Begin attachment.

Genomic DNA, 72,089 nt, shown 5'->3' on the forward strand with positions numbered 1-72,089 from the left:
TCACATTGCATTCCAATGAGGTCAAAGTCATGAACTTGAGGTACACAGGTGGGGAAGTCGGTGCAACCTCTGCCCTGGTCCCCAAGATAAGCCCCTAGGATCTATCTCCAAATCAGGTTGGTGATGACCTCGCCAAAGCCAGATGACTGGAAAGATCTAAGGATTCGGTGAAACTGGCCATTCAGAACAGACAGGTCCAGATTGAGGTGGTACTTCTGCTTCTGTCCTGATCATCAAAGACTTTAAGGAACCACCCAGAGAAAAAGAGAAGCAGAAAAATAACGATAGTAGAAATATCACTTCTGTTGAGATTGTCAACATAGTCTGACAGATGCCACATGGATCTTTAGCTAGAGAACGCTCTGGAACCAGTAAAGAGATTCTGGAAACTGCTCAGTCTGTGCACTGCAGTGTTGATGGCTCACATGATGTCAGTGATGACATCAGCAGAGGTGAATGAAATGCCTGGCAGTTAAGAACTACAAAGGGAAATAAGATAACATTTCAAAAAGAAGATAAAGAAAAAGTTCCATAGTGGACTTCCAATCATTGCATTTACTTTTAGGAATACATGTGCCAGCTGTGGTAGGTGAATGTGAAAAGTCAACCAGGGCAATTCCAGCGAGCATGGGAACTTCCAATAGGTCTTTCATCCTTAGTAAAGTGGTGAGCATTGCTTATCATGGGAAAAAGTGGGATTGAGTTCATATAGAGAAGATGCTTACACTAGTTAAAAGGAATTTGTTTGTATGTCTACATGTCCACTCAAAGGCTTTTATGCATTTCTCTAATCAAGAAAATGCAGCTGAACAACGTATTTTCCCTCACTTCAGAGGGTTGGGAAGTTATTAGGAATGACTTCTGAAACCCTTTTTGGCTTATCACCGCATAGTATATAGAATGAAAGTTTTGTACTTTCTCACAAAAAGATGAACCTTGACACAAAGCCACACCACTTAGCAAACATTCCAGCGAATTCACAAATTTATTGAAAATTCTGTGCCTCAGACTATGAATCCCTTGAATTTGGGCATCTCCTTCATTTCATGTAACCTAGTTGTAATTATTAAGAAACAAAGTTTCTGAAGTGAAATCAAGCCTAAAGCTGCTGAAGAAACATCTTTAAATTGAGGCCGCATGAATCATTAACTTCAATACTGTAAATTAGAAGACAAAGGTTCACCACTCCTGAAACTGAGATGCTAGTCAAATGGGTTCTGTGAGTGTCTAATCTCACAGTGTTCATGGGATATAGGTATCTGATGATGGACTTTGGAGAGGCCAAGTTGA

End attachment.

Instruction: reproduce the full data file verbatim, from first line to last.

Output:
Genomic DNA, 72,089 nt, shown 5'->3' on the forward strand with positions numbered 1-72,089 from the left:
TCACATTGCATTCCAATGAGGTCAAAGTCATGAACTTGAGGTACACAGGTGGGGAAGTCGGTGCAACCTCTGCCCTGGTCCCCAAGATAAGCCCCTAGGATCTATCTCCAAATCAGGTTGGTGATGACCTCGCCAAAGCCAGATGACTGGAAAGATCTAAGGATTCGGTGAAACTGGCCATTCAGAACAGACAGGTCCAGATTGAGGTGGTACTTCTGCTTCTGTCCTGATCATCAAAGACTTTAAGGAACCACCCAGAGAAAAAGAGAAGCAGAAAAATAACGATAGTAGAAATATCACTTCTGTTGAGATTGTCAACATAGTCTGACAGATGCCACATGGATCTTTAGCTAGAGAACGCTCTGGAACCAGTAAAGAGATTCTGGAAACTGCTCAGTCTGTGCACTGCAGTGTTGATGGCTCACATGATGTCAGTGATGACATCAGCAGAGGTGAATGAAATGCCTGGCAGTTAAGAACTACAAAGGGAAATAAGATAACATTTCAAAAAGAAGATAAAGAAAAAGTTCCATAGTGGACTTCCAATCATTGCATTTACTTTTAGGAATACATGTGCCAGCTGTGGTAGGTGAATGTGAAAAGTCAACCAGGGCAATTCCAGCGAGCATGGGAACTTCCAATAGGTCTTTCATCCTTAGTAAAGTGGTGAGCATTGCTTATCATGGGAAAAAGTGGGATTGAGTTCATATAGAGAAGATGCTTACACTAGTTAAAAGGAATTTGTTTGTATGTCTACATGTCCACTCAAAGGCTTTTATGCATTTCTCTAATCAAGAAAATGCAGCTGAACAACGTATTTTCCCTCACTTCAGAGGGTTGGGAAGTTATTAGGAATGACTTCTGAAACCCTTTTTGGCTTATCACCGCATAGTATATAGAATGAAAGTTTTGTACTTTCTCACAAAAAGATGAACCTTGACACAAAGCCACACCACTTAGCAAACATTCCAGCGAATTCACAAATTTATTGAAAATTCTGTGCCTCAGACTATGAATCCCTTGAATTTGGGCATCTCCTTCATTTCATGTAACCTAGTTGTAATTATTAAGAAACAAAGTTTCTGAAGTGAAATCAAGCCTAAAGCTGCTGAAGAAACATCTTTAAATTGAGGCCGCATGAATCATTAACTTCAATACTGTAAATTAGAAGACAAAGGTTCACCACTCCTGAAACTGAGATGCTAGTCAAATGGGTTCTGTGAGTGTCTAATCTCACAGTGTTCATGGGATATAGGTATCTGATGATGGACTTTGGAGAGGCCAAGTTGA